A distressing round-up of the lifetime achievements of the late Osama Bin Laden:
We have also fundamentally altered who we are. A partial, off-the-top-of-my-head list of how we’ve changed since September 11 . . .
- We’ve sent terrorist suspects to “black sites” to be detained without trial and tortured.
- We’ve turned terrorist suspects over to other regimes, knowing that they’d be tortured.
- In those cases when our government later learned it got the wrong guy, federal officials not only refused to apologize or compensate him, they went to court to argue he should be barred from using our courts to seek justice, and that the details of his abduction, torture, and detainment should be kept secret.
- We’ve abducted and imprisoned dozens, perhaps hundreds of men in Guantanamo who turned out to have been innocent. Again, the government felt no obligation to do right by them.
- The government launched a multimillion dollar ad campaign implying that people who smoke marijuana are complicit in the murder of nearly 3,000 of their fellow citizens.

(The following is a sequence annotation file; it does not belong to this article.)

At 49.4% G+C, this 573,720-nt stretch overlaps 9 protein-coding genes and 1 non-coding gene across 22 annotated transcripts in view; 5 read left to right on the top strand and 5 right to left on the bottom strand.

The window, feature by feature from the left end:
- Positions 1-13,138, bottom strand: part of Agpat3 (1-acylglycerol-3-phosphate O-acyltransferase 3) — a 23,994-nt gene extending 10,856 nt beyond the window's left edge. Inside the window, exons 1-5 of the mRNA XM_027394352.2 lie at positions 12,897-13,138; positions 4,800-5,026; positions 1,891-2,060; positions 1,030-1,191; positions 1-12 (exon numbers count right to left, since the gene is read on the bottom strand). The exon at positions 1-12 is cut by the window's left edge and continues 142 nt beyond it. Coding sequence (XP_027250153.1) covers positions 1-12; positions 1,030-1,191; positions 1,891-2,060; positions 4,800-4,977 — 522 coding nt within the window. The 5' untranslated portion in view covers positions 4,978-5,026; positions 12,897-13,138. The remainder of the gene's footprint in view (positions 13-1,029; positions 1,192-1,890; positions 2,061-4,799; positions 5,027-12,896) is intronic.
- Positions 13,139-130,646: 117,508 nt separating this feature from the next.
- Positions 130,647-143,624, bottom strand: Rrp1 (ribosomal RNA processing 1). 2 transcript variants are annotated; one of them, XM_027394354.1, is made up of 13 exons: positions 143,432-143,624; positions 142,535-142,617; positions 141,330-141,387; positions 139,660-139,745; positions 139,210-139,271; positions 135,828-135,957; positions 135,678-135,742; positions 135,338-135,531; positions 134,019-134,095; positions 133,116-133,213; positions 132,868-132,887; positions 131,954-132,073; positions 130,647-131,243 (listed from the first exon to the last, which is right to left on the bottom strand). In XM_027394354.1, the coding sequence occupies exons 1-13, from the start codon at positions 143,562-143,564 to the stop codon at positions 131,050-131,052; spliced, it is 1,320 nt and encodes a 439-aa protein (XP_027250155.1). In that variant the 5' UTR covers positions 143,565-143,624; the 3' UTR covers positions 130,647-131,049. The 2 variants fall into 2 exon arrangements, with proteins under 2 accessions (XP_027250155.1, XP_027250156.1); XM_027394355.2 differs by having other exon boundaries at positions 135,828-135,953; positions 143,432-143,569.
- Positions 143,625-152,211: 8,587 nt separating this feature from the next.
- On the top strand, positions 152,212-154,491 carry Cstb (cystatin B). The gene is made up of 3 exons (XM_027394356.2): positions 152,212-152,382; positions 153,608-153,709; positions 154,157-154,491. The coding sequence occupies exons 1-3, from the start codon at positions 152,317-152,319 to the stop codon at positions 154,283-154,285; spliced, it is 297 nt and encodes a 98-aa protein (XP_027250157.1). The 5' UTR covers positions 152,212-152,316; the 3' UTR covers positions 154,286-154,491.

- The government illegally spied and eavesdropped on thousands of American citizens.
- Presidents from both of the two major political parties have claimed the power to detain suspected terrorists and hold them indefinitely without trial, based solely on the president’s designation of them as an “enemy combatant,” essentially making the president prosecutor, judge, and jury. (I’d also argue that the treatment of someone like Bradley Manning wouldn’t have been tolerated before September 11.)
The list, unfortunately goes on.
Yes, bin Laden the man is dead. But he achieved all he set out to achieve, and a hell of a lot more. He forever changed who we are as a country, and for the worse. Mostly because we let him. That isn’t something a special ops team can fix.